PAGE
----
University of Minnesota Extension cuts jobs, replaces others with non-union work

As the University of Minnesota Extension restructures a program that educates low-income families about nutrition, many union jobs will be lost.

The Supplemental Nutrition Assistance Program Education is cutting about 44 percent of its staff and creating new, non-union jobs similar to the previously unionized positions.

Community nutrition educators have priority when applying for 45 new, non-union positions, called community program specialists. Up to another 12 union workers will be hired back as still-unionized community nutrition educators.

“Our No. 1 goal is to fill as many of these positions as we can with our current employees,” Extension Dean Beverly Durgan said.

Employees not hired for the new positions will face layoff notices in mid-January. The program is cutting 67 of its 152 employees.

AFSCME local 3937 UMN technical workers, which represents those who lost their jobs, said this switch will eliminate job security offered by a union while upping the workload, according to a statement from the union.

Union president Barb Bezat said the cuts are more significant than they seem.

“They’re posting 45 non-union positions that we contend … describe exactly the work that those people who are getting laid off do,” Bezat said.

But Durgan said the new positions aren’t the same as the current union-held nutritionist jobs.

“It is a substantially different job description than what it was for the community nutrition educators,” Durgan said. “The issue was not whether this would be union or not union.”

Formally known as food stamps, SNAP is a federally run program that helps low-income people buy food. SNAP-Ed, a subsection of the program, educates Minnesotans about proper nutrition and how to best spend a limited food budget.

Under the new structure, the nutritionists will serve Minnesota regions rather than single counties.

SNAP-Ed nutritionists often work in food shelves, schools and YMCAs, Bezat said.

As part of national cuts to SNAP, Durgan said the University’s Extension program saw its funding drop from $8.7 million to $6.3 million.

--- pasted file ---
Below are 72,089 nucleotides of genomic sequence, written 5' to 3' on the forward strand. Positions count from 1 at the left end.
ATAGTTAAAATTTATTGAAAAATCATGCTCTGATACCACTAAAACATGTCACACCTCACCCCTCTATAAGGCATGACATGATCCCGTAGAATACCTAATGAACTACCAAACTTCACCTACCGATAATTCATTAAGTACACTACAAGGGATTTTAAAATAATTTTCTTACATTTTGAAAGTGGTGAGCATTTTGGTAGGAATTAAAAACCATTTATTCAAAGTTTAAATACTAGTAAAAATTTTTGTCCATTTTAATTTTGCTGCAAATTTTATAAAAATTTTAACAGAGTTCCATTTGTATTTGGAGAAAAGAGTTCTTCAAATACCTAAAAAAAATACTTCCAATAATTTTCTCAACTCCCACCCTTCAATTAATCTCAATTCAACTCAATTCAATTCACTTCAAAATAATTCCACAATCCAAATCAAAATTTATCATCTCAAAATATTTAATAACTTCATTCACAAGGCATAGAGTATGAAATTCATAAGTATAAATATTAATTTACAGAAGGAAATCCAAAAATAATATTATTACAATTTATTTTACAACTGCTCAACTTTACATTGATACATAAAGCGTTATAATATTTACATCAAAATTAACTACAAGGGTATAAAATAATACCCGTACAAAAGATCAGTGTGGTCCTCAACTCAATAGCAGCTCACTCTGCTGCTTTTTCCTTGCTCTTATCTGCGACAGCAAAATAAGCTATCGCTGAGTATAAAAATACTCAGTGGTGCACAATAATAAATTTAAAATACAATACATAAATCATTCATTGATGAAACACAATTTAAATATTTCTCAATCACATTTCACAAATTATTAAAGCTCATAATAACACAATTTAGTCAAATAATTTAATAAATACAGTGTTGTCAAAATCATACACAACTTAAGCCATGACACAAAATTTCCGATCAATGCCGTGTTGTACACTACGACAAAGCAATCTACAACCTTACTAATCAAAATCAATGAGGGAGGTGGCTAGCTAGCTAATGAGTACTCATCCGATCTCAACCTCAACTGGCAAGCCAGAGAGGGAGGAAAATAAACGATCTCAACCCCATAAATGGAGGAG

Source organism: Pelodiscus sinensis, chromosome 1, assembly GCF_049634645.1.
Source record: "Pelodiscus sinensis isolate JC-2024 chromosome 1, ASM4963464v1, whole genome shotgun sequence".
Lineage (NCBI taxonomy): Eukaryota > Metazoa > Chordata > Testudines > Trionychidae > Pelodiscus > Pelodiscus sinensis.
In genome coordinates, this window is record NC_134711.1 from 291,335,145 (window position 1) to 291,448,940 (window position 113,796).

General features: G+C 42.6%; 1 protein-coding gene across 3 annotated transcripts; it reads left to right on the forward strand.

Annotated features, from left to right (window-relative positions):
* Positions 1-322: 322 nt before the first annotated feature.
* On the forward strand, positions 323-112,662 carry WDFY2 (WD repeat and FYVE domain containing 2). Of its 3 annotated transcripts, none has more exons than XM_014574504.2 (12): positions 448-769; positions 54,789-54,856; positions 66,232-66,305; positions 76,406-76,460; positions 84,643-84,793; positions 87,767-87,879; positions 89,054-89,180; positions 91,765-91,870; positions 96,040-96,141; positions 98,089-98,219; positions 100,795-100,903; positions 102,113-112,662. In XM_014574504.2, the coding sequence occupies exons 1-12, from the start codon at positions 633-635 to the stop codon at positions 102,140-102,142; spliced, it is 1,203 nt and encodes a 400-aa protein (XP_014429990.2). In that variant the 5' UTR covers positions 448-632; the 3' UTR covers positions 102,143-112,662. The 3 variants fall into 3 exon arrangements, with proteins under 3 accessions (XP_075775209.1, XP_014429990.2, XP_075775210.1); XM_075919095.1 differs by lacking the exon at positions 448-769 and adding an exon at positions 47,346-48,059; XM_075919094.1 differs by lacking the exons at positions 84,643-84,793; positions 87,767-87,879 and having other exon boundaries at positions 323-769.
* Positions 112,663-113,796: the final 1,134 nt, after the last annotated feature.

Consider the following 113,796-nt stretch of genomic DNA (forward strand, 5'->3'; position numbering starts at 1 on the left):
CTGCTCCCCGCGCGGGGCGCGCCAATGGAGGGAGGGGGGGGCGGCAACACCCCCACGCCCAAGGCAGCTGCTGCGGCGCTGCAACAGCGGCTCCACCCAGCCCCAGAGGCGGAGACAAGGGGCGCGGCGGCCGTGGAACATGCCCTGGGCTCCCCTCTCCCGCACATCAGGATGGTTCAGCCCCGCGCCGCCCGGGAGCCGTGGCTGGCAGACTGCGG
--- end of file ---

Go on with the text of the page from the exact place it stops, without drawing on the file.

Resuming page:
Future funding prospects for the University’s SNAP-Ed program are contingent on the next Farm Bill, which isn’t yet finalized.

Bezat said many workers who could be laid off have questioned why job cuts couldn’t wait until after the Farm Bill is finalized. She said she’s asked the Extension officials to wait until then before making cuts with no avail.

Gloria Wolf, a community nutrition educator and AFSCME 3937 member, said she had just two weeks to apply for one of the new positions under the restructured program. Wolf said she didn’t expect cuts to the program until after the Farm Bill’s finalization.

“It was certainly a great shock to us at how deep the cuts are happening for us,” she said.

But Durgan said Extension has been trying to fill budget gaps caused by the sequester in January 2013, making cuts necessary.

“We only have enough money for this program until February,” Durgan said.

If Farm Bill funding is reinstated, she said, additional SNAP-Ed educators will be added to the restructured program.

Bezat said Extension hadn’t met with AFSCME workers before announcing the restructuring — something she says is required as part of the union’s collective bargaining rights.

“The timing [of the cuts] is unbelievable to me, and the speed at which they’re doing this is unprecedented, given the number of people they expect and propose to lay off,” Bezat said.

Durgan said she hopes funding is reinstated, but she said the program can’t continue deficit spending.

“It’s not about getting rid of employees,” Durgan said. “It’s about trying to make sure that we’re being fiscally responsible.”